The impact of risk, fees, corporate governance and unconventional monetary policy on investment bank performance
thesisposted on 2023-06-09, 01:12 authored by Theodora Bermpei
This thesis examines the effect of bank-specific variables on investment bank performance, as estimated by efficiency and financial indicators, in the G7 and Switzerland countries, over the 1997-2012 period. Moreover, we investigate the impact of expansionary monetary policies on the risk-taking of investment banks between 2007 and 2014. Firstly, we investigate the impact of risk, liquidity and fee-based income on cost efficiency prior to and during the crisis. Then, we examine the presence of possible threshold effects of bank-specific variables on performance (cost efficiency). Moreover, we investigate whether there is difference between the impact of liquidity on the performance of stand-alone investment banks and on investment banks that belong to a larger banking entity. Secondly, we assess the impact of corporate governance on the performance (profitability and profit efficiency) of the US investment banks. We focus on five different categories of governance measures: i) board structure, ii) executive compensation, iii) ownership, iv) CEO power and v) operational complexity. We put emphasis on the impact of board size and board ownership on performance by examining for threshold effects of these variables. Thirdly, we examine the impact of M&A advisory fees on bank performance, as estimated by technical inefficiency, using a methodology that includes as an undesirable output the bank-individual level of risk. Then we test the level of convergence in terms of M&A advisory fees and technical inefficiency of investment banks in the G7 and Switzerland prior to (1997-2007) during (2007-2010) and after the financial crisis (2010-2012). Fourthly, we study the effect of unconventional monetary policies (UMPs) on the risk-taking of investment banks in the US over the 2007-2014 period. We employ a number of alternative proxies that capture both directly UMPs: i) central bank’s assets over gross domestic product ratio ii) monetary aggregates iii) Taylor gap; and indirectly through the usage of low-interest rates: i) federal fund rate and ii) shadow short rate. Finally, we provide conclusions together with limitations of this research and a plan for a future work.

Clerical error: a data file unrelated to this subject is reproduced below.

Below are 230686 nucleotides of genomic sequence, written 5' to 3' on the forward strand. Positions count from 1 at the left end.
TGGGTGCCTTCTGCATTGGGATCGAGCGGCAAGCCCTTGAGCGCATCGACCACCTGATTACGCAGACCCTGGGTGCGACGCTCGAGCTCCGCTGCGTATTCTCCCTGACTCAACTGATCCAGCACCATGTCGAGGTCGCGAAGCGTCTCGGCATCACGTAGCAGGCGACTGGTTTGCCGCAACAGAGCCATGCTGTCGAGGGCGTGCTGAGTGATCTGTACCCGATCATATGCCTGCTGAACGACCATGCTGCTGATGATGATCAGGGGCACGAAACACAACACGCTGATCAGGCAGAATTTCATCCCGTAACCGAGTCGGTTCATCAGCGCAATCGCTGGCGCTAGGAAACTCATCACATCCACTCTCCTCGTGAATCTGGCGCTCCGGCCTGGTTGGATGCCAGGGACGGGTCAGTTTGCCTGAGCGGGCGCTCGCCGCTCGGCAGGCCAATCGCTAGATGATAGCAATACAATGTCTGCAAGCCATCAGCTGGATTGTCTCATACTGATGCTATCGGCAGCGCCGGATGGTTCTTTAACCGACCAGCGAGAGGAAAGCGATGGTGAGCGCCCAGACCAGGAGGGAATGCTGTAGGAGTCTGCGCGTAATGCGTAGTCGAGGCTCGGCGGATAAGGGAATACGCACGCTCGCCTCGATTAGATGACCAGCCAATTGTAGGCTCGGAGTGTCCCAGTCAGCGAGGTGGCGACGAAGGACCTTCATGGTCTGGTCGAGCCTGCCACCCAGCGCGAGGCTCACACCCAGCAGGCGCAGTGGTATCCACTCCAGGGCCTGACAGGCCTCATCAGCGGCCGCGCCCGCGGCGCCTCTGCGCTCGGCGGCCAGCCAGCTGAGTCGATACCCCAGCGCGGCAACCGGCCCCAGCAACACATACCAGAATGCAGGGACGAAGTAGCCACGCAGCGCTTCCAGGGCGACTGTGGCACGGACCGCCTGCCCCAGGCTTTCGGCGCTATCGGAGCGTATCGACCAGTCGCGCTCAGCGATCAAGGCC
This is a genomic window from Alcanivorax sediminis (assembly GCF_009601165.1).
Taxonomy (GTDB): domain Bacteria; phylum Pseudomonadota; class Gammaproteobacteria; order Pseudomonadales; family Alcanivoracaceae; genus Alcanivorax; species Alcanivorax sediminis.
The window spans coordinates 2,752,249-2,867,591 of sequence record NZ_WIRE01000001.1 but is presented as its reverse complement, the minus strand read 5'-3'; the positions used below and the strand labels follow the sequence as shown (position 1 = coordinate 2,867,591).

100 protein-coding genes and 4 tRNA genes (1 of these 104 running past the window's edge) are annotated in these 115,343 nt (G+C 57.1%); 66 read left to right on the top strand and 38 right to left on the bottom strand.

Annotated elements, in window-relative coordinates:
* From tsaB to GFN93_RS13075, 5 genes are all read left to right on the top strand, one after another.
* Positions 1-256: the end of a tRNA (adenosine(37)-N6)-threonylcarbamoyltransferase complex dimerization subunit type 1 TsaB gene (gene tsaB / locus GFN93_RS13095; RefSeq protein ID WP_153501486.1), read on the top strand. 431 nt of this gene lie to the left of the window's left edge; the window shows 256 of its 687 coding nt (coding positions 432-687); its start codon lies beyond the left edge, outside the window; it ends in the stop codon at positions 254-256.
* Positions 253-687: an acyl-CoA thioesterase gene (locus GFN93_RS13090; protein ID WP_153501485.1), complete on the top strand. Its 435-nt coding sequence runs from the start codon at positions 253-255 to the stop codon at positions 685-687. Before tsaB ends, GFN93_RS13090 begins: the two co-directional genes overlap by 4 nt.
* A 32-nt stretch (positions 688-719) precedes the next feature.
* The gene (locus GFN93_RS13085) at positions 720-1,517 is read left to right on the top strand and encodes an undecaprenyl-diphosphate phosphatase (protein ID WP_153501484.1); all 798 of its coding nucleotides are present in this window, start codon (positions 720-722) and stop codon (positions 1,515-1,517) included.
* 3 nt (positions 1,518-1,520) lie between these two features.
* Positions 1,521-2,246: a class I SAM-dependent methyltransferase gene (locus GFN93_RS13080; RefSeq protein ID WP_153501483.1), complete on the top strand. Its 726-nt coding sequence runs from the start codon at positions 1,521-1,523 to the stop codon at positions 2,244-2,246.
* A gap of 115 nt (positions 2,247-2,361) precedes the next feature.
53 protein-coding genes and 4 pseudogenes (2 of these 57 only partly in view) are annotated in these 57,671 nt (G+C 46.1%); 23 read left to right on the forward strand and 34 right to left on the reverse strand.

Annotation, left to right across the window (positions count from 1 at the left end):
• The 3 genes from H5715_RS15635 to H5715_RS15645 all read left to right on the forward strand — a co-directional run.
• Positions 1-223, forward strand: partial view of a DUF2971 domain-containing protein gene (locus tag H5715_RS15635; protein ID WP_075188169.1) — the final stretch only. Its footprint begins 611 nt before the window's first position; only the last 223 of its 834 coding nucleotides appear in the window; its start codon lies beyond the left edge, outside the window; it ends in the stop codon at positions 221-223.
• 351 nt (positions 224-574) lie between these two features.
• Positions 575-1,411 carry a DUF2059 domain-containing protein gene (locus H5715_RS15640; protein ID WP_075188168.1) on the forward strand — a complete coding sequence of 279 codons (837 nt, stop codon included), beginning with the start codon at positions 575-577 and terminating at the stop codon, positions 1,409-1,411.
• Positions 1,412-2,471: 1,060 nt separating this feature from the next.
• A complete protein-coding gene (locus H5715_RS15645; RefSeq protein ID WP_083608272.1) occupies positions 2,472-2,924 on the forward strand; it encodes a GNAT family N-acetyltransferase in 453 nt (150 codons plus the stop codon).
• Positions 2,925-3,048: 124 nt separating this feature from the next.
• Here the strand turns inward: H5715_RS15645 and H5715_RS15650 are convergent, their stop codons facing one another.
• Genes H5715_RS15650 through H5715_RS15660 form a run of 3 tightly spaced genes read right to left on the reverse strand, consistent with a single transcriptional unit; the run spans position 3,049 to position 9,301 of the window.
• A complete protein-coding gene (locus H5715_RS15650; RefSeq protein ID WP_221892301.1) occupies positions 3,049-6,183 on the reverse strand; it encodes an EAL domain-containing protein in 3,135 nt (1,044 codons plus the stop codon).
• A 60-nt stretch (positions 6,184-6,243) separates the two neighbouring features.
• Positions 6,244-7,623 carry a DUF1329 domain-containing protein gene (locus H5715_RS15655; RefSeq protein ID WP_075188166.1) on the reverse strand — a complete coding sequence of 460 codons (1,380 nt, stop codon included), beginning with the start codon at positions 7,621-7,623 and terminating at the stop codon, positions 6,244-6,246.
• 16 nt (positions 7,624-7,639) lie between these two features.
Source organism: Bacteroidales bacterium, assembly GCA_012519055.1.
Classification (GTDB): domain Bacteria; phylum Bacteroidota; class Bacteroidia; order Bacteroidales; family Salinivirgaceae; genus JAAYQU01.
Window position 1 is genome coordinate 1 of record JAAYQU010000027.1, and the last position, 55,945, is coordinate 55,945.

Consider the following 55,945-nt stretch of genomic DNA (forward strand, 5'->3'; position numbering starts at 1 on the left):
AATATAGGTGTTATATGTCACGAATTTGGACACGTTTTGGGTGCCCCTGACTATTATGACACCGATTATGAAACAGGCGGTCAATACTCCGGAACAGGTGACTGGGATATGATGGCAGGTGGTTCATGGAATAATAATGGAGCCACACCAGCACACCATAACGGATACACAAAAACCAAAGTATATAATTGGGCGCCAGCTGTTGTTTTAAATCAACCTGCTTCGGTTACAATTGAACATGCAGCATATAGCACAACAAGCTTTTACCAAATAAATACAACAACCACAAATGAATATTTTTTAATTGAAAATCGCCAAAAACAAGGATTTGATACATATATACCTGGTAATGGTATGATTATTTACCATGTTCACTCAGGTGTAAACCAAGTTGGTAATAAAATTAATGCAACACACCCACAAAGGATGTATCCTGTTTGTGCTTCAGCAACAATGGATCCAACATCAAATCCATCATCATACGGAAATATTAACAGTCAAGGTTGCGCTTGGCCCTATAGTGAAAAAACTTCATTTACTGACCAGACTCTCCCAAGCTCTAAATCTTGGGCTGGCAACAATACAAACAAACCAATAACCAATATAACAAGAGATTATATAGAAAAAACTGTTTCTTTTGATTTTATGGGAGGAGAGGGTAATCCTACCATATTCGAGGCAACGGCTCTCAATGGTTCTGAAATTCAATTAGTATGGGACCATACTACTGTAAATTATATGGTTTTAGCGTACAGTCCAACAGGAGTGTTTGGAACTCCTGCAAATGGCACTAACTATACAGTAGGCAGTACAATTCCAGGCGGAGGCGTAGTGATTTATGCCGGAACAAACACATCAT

- Published version
Department affiliated with
- Business and Management Theses
InstitutionUniversity of Sussex
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